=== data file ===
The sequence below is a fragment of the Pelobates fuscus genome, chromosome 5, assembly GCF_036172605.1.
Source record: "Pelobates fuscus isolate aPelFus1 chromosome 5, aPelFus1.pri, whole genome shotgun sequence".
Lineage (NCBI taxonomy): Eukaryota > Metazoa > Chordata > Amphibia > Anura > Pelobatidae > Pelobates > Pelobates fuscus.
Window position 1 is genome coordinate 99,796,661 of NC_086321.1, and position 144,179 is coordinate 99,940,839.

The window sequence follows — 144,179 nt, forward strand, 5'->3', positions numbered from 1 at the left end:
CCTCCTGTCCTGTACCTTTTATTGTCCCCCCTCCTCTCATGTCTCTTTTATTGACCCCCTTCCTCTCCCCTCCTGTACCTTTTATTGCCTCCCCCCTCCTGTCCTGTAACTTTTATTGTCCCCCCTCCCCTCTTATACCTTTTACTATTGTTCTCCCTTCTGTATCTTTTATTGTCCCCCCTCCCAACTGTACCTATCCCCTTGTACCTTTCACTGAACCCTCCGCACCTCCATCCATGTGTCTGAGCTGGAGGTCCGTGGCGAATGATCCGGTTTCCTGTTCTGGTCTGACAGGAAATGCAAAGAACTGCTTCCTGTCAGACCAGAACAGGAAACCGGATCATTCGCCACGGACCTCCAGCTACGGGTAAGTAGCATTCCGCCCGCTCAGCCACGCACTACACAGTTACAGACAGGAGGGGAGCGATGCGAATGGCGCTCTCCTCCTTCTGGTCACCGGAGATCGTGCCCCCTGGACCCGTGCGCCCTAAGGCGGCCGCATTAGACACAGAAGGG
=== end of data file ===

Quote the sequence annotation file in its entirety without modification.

The sequence below is a fragment of the Pelobates fuscus genome, chromosome 5, assembly GCF_036172605.1.
Source record: "Pelobates fuscus isolate aPelFus1 chromosome 5, aPelFus1.pri, whole genome shotgun sequence".
Lineage (NCBI taxonomy): Eukaryota > Metazoa > Chordata > Amphibia > Anura > Pelobatidae > Pelobates > Pelobates fuscus.
Window position 1 is genome coordinate 99,796,661 of NC_086321.1, and position 144,179 is coordinate 99,940,839.

The window sequence follows — 144,179 nt, forward strand, 5'->3', positions numbered from 1 at the left end:
CCTCCTGTCCTGTACCTTTTATTGTCCCCCCTCCTCTCATGTCTCTTTTATTGACCCCCTTCCTCTCCCCTCCTGTACCTTTTATTGCCTCCCCCCTCCTGTCCTGTAACTTTTATTGTCCCCCCTCCCCTCTTATACCTTTTACTATTGTTCTCCCTTCTGTATCTTTTATTGTCCCCCCTCCCAACTGTACCTATCCCCTTGTACCTTTCACTGAACCCTCCGCACCTCCATCCATGTGTCTGAGCTGGAGGTCCGTGGCGAATGATCCGGTTTCCTGTTCTGGTCTGACAGGAAATGCAAAGAACTGCTTCCTGTCAGACCAGAACAGGAAACCGGATCATTCGCCACGGACCTCCAGCTACGGGTAAGTAGCATTCCGCCCGCTCAGCCACGCACTACACAGTTACAGACAGGAGGGGAGCGATGCGAATGGCGCTCTCCTCCTTCTGGTCACCGGAGATCGTGCCCCCTGGACCCGTGCGCCCTAAGGCGGCCGCATTAGACACAGAAGGG